Firstly, and most strikingly, is the apparent ease with which the Third Section thought it acceptable to interfere with the decisions of the domestic courts: it held that because the statements went beyond the “acceptable limit” (“limite acceptable”, para. 38), there had been a violation of Article 8. It must be asked whether it is legitimate for the Court to assess statements according to some amorphous test such as “acceptable criticism”. This would seem a questionable approach for the Court to take, as it would seem to be an arbitrary threshold, with the Court providing no guidance whatsoever as to what such a threshold entails.
This approach contrasts sharply with the approach of the Fourth Section in the recent case of Kasabova v. Bulgaria, where it considered that it would only interfere with the determination of domestic courts where it was “manifestly unreasonable”, this being quite a high standard. Moreover, the Third Section fails to engage with the long standing principle that the European Court is exercising a supervisory function, and is not to take the place of the national authorities but rather to review their decisions under Article 8, in light of the case as a whole (Fressoz and Roire v. France, Grand Chamber, para. 45).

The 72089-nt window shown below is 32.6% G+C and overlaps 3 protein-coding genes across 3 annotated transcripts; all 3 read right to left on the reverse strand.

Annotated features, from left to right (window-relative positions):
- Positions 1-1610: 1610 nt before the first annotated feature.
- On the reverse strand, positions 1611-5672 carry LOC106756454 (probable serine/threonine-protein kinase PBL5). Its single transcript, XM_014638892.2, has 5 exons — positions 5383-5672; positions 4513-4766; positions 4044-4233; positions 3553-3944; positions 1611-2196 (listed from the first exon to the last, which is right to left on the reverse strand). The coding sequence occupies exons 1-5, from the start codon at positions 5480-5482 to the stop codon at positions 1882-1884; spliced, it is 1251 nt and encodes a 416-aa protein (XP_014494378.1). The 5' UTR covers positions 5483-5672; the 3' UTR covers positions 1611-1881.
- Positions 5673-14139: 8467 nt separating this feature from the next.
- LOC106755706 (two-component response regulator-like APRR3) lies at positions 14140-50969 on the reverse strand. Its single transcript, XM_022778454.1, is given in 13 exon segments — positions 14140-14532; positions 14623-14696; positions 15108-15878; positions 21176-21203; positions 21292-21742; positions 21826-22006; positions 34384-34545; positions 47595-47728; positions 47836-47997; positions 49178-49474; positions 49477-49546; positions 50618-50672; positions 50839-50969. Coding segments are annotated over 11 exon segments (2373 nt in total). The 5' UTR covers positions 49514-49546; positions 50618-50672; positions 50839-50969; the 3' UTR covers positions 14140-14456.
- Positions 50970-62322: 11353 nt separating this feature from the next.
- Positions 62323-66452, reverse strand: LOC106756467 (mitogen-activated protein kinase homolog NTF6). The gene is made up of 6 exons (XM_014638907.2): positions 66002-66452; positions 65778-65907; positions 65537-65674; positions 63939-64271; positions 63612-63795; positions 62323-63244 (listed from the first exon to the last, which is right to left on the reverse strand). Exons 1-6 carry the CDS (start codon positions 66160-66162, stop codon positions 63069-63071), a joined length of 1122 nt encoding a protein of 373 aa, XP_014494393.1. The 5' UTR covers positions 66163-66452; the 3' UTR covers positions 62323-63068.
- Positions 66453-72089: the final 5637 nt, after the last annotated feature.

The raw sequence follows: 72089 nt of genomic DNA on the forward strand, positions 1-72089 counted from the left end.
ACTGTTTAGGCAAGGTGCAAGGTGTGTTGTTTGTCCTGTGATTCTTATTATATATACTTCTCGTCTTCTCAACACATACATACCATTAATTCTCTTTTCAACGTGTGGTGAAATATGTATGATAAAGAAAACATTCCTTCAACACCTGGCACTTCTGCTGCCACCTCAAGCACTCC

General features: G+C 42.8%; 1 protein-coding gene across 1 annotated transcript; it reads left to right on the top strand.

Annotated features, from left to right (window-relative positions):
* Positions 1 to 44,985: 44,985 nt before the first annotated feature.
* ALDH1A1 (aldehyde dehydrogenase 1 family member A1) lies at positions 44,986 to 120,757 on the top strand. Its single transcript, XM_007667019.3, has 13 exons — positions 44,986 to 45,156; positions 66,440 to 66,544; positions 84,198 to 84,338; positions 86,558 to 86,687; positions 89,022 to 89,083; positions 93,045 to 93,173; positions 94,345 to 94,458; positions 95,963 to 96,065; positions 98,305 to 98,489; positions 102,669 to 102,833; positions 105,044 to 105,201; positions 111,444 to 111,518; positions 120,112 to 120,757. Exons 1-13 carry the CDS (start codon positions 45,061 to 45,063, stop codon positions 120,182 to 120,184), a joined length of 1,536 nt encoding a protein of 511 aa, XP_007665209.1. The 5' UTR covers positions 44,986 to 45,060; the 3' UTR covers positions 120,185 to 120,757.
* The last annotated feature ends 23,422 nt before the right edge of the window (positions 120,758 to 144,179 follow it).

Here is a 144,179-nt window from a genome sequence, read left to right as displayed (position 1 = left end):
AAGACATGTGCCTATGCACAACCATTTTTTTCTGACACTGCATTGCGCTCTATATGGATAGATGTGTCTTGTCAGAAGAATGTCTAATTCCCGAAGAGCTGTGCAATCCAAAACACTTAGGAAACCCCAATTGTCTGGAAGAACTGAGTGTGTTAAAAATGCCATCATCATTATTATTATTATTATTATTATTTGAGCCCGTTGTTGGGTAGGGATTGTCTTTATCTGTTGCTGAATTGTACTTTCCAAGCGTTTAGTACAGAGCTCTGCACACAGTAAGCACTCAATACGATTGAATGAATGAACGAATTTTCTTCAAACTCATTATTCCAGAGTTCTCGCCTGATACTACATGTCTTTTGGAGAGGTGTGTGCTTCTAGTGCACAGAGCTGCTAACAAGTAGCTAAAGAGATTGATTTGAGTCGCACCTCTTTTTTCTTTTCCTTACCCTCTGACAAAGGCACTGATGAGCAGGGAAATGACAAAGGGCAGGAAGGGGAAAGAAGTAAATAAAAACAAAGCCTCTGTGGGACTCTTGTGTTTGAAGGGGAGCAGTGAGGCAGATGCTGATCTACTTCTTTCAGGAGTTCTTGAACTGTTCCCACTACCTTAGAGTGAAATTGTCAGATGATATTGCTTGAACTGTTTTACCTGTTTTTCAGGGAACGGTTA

Secondly, the Court only makes passing reference to the margin of appreciation; it neglects to properly discuss this principle. It is worth noting that the Grand Chamber has held that the choice of the means to secure compliance with Article 8 in the sphere of relation between individuals is in principle a matter that falls within the Contracting States’ margin of application (Odièvre v. France, Grand Chamber, para. 46), with the Court acknowledging the wide margin of appreciation in such circumstances in Armonienė v. Lithuania (para. 38).